12. Belief in progress: everything will always get better in the end. This is a false, though seductive bit of wishful thinking.  Bad ideas have bad consequences.  Good societies can easily become bad ones if they exchange good ideas for bad ones.  Bad situations can last for a very long time, and keep getting progressively worse.  Many countries have deteriorated for extended periods during the past 100 years.  It is not true that ideologies or religions will inevitably improve or become more ‘moderate’ as time passes, as if by some magical process of temporal transformation.  But things are not always going to get better.

Da’wah in the West: Islamic “Just War”

70eaefc5bc6bfbfdd6ffa7ba31cfa7c1_LModern Diplomacy, by David Bukay, March 8, 2016:

In a research under the title “The Qur’an and War: Observations on Islamic Just War,” from 2012, Dr. Joel Hayward says that his purpose is to analyze the holy text which underpins Islam and articulates its mandatory codes of conduct in order to determine what that text, the Qur’an, actually requires or permits Muslims to do in terms of military violence….

This article is intended to be useful — sufficient to dispel any assumptions that the Qur’an advocates the punishment, subjugation or even killing of “infidels” as well as to reveal its key concepts governing justice during wartime…

Even a cursory reading of the Qur’an will draw the reader’s eyes to hundreds of scriptures extolling tolerance, conciliation, inclusiveness and peace, but also to a few scriptures that seem to be more aggressive…

“my conclusion (and that of every authoritative Islamic scholar) that the Qur’an is unambiguous: Muslims are prohibited from aggressive violence and are compelled, should war prove unavoidable, always to act within a code of ethical behavior that is closely akin to, and compatible with, the western warrior code embedded within Just War.

Hayward chooses to confirm his above-written assertions by trying to analyze verses that are used as warmongering by the “enemies of Islam.” He claims that “many critics assert that verses 9:29 and 2:190-194 directs Muslims to wage war against any and all disbelievers anywhere who refuse to embrace Islam or at least to submit to Islamic rule.” However, he says “they do not mandate Muslims to wage aggressive war or to inflict disproportionate or indiscriminate brutality.”

Then surprisingly he turns to analyze the abrogation doctrine. He claims that “The Qur’an itself states in several Surah that Allâh’s words constitute a universally applicable message sent down for ‘all of mankind’ and that it was a ‘reminder’ (with both ‘glad tidings and warnings’) to ‘all’ of humanity (Surah 34:28, Surah 39:41 and Surah 81:27). But what is the connection between abrogation and Islamic just war?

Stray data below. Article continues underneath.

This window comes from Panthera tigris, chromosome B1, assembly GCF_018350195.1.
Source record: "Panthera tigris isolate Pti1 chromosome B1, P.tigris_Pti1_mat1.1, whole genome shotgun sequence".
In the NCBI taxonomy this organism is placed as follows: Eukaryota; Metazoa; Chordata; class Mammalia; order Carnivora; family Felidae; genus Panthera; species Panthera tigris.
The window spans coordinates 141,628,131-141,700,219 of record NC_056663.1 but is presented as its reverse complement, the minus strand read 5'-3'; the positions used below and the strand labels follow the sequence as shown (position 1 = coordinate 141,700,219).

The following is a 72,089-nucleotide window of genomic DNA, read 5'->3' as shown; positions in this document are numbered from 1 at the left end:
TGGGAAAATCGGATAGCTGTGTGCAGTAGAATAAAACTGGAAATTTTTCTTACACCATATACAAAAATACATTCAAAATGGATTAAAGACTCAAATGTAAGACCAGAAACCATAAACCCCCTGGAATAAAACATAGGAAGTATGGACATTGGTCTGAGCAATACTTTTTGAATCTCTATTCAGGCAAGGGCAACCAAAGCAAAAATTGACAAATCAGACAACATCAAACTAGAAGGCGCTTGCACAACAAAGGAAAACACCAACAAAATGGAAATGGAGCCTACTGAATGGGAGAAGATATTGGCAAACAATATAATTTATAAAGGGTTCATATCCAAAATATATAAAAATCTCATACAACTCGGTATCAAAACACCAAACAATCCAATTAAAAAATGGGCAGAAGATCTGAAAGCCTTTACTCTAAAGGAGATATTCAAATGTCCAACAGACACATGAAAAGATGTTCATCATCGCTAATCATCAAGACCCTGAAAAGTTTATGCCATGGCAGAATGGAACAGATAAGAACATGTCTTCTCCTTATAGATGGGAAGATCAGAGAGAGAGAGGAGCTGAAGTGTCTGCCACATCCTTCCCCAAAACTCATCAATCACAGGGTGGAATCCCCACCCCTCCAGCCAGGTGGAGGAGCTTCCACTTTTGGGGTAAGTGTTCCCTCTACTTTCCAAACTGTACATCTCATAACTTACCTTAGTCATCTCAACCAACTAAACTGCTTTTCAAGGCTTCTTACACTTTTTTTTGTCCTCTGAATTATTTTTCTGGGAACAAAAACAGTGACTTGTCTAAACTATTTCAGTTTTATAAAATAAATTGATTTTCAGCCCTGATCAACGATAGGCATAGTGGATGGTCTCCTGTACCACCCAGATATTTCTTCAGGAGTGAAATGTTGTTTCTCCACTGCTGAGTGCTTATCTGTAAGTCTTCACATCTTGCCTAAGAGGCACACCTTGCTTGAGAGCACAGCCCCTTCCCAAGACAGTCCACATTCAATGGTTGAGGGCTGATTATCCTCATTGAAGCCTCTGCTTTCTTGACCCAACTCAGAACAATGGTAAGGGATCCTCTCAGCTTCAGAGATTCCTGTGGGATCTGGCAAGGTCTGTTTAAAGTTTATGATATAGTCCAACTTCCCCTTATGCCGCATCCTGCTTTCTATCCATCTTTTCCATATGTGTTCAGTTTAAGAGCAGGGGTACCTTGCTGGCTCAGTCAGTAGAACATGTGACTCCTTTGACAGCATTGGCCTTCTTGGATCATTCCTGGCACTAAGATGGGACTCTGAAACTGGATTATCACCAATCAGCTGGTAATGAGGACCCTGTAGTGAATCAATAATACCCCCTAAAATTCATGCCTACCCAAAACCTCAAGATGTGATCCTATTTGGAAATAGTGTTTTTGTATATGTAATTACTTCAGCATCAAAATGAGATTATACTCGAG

Hayward tries to prove the abrogation doctrine is non-existent. How he does so? Very simple: he just dismisses all Islamic classical exegetes and totally relies on the fresh new Islamic propagators in the West. Here is the main problem: the disqualification of Islamic classic and most important exegetes. In his words: “certainly most Islamic authorities on the Qur’an and Muhammad today, as opposed to scholars from, say, the more ambiguous medieval period (author’s emphasis), are firm in their judgement that the most warlike verses in the Qur’an, even those revealed very late in Muhammad’s mission, do not cancel out the overwhelming number of verses (author’s emphasis) that extol tolerance, reconciliation, inclusiveness and peace.

Who are the exegetes that cancel these most important doctrine? Well, the oracles of Hayward are three, in fact four:

The British scholar Dr Zakaria Bashier (War and Peace), who claims that “all the beautiful verses throughout the Qur’an which instruct Muslims to be peaceful, tolerant and non-aggressive are No reason exists at all to think that they have been overruled.”

The “Prolific British scholar Louay Fatoohi (Jihad in the Qur’an: The Truth from the Source), arguing that “overwhelming number’ of Muslim scholars reject the abrogation thesis regarding war (author’s emphasis). Fatoohi highlights the fact that throughout history the Islamic world has never acted in accordance with this extreme view, that Muslims have co-existed very well with other faith communities and that the 1600 million peaceable Muslims in the world today clearly do not accept the view otherwise, if they did, they would be at war as we speak.”

Muhammad Abu Zahra (Concept of War in Islam), an important and influential Egyptian intellectual and expert on Islamic law, summed up the mainstream Islamic view by rejecting any abrogation thesis pertaining to conflict and stating that “War is not justified… to impose Islam as a religion on unbelievers or to support a particular social regime. The prophet Muhammad fought only to repulse aggression.”